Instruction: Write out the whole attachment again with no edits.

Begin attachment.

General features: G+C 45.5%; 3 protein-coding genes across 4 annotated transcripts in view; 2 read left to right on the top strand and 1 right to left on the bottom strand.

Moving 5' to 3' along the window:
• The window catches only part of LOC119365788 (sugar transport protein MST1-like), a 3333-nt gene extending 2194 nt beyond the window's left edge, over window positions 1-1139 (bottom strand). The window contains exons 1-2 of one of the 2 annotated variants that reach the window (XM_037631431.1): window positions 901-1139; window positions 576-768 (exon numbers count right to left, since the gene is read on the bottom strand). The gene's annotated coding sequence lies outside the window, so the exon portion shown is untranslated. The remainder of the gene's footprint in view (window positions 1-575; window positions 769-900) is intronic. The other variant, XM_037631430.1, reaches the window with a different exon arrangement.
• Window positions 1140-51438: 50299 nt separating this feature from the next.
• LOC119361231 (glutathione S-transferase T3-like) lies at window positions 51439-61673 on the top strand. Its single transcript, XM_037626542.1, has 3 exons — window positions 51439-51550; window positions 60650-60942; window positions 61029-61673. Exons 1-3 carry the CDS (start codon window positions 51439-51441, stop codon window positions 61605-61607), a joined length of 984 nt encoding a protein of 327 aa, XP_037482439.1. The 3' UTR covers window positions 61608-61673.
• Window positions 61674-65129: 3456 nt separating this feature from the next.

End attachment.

General features: G+C 45.5%; 3 protein-coding genes across 4 annotated transcripts in view; 2 read left to right on the top strand and 1 right to left on the bottom strand.

Moving 5' to 3' along the window:
• The window catches only part of LOC119365788 (sugar transport protein MST1-like), a 3333-nt gene extending 2194 nt beyond the window's left edge, over window positions 1-1139 (bottom strand). The window contains exons 1-2 of one of the 2 annotated variants that reach the window (XM_037631431.1): window positions 901-1139; window positions 576-768 (exon numbers count right to left, since the gene is read on the bottom strand). The gene's annotated coding sequence lies outside the window, so the exon portion shown is untranslated. The remainder of the gene's footprint in view (window positions 1-575; window positions 769-900) is intronic. The other variant, XM_037631430.1, reaches the window with a different exon arrangement.
• Window positions 1140-51438: 50299 nt separating this feature from the next.
• LOC119361231 (glutathione S-transferase T3-like) lies at window positions 51439-61673 on the top strand. Its single transcript, XM_037626542.1, has 3 exons — window positions 51439-51550; window positions 60650-60942; window positions 61029-61673. Exons 1-3 carry the CDS (start codon window positions 51439-51441, stop codon window positions 61605-61607), a joined length of 984 nt encoding a protein of 327 aa, XP_037482439.1. The 3' UTR covers window positions 61608-61673.
• Window positions 61674-65129: 3456 nt separating this feature from the next.